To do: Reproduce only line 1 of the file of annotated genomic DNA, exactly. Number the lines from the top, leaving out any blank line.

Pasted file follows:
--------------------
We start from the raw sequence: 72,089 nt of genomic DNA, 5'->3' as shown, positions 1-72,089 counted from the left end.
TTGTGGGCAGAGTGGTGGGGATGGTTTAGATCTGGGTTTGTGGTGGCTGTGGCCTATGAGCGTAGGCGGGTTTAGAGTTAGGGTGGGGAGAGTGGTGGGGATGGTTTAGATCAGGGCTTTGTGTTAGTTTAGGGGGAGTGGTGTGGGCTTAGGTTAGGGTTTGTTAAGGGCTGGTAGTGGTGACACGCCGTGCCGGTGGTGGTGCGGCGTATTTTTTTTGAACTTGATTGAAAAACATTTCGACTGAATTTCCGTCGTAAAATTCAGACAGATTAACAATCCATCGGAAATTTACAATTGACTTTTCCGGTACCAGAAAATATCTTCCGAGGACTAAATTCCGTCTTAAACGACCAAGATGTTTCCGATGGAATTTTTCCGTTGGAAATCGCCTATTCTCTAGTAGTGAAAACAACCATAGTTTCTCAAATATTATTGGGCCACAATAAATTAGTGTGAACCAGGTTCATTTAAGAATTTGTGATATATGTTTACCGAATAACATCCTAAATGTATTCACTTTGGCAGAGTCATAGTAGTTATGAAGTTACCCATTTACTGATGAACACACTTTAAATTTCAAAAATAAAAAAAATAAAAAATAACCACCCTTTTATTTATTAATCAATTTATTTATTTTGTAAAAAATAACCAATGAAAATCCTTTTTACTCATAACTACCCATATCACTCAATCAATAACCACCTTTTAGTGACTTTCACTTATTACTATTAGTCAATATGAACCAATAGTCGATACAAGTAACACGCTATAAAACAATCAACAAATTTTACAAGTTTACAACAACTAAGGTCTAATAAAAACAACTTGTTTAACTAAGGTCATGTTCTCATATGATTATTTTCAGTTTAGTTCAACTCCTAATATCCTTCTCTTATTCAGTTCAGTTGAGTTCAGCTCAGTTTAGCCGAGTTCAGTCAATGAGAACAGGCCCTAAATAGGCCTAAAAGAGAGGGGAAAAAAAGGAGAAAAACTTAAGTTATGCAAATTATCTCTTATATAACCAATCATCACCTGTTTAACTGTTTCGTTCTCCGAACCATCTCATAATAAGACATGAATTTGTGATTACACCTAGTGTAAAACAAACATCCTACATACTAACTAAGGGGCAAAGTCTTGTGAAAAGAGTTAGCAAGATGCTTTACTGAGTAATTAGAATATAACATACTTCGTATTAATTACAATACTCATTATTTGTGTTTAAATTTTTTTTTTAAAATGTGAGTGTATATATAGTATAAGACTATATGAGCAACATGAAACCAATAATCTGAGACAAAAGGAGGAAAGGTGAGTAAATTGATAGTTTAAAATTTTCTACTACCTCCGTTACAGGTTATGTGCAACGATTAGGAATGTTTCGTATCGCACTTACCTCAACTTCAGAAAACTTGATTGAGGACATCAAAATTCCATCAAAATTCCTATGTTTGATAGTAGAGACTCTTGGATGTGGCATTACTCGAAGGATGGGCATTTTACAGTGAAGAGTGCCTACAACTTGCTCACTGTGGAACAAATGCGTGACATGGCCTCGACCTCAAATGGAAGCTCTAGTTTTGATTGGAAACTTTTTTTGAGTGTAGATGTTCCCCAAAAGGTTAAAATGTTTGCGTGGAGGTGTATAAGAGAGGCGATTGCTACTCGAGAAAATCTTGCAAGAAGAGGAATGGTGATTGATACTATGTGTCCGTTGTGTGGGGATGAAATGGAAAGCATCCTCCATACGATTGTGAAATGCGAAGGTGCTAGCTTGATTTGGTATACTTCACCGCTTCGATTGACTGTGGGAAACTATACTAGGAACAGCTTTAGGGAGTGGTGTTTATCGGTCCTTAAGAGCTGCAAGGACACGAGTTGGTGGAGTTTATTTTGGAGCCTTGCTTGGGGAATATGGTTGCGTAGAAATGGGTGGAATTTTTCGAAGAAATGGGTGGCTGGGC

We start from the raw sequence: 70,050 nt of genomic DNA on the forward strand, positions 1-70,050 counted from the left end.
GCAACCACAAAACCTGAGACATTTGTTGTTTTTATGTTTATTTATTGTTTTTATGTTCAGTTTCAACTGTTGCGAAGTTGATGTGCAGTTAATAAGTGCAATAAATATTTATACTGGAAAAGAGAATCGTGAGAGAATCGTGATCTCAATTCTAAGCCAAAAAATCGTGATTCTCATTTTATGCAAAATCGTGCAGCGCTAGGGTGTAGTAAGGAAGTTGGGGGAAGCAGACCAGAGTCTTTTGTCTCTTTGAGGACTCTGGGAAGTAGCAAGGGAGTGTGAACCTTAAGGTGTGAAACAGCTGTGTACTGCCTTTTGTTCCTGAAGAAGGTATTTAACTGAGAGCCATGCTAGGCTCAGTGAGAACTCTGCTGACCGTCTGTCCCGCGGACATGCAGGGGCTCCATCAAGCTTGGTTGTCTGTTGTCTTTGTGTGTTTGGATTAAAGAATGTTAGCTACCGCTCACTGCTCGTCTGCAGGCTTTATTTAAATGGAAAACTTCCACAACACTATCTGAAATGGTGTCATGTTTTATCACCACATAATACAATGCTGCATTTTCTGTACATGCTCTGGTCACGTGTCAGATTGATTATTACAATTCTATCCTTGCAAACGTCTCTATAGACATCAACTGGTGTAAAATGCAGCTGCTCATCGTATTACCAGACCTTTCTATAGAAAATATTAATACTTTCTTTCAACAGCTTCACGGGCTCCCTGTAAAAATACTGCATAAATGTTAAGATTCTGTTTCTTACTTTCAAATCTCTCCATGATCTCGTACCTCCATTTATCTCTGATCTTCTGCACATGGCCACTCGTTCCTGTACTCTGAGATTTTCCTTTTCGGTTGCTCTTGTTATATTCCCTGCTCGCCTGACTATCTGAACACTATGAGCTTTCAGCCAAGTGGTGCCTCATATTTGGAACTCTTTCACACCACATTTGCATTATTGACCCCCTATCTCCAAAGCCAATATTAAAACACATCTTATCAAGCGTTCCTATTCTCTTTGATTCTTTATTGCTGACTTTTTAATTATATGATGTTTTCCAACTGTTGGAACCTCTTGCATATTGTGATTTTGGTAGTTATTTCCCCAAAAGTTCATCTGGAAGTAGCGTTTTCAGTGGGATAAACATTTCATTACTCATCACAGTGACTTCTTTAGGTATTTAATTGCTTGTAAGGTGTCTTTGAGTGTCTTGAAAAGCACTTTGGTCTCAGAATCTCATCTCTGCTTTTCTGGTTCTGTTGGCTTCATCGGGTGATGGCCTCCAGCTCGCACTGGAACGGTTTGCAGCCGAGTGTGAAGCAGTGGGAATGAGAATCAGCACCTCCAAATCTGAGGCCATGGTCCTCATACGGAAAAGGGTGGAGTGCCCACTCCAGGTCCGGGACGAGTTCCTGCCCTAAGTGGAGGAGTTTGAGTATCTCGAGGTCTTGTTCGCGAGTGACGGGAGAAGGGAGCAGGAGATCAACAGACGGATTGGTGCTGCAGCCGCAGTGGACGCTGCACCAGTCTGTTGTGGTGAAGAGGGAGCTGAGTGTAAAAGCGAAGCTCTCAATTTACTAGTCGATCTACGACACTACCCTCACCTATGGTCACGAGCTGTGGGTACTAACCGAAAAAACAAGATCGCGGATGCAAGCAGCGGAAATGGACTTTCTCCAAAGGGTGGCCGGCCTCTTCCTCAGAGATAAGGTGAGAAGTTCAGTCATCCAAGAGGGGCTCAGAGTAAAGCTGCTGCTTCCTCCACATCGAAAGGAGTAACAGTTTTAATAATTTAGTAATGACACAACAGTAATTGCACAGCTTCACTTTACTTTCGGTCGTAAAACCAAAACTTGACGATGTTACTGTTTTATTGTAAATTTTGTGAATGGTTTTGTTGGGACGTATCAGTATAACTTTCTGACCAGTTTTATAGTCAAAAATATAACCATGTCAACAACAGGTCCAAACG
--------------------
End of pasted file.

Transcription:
We start from the raw sequence: 72,089 nt of genomic DNA, 5'->3' as shown, positions 1-72,089 counted from the left end.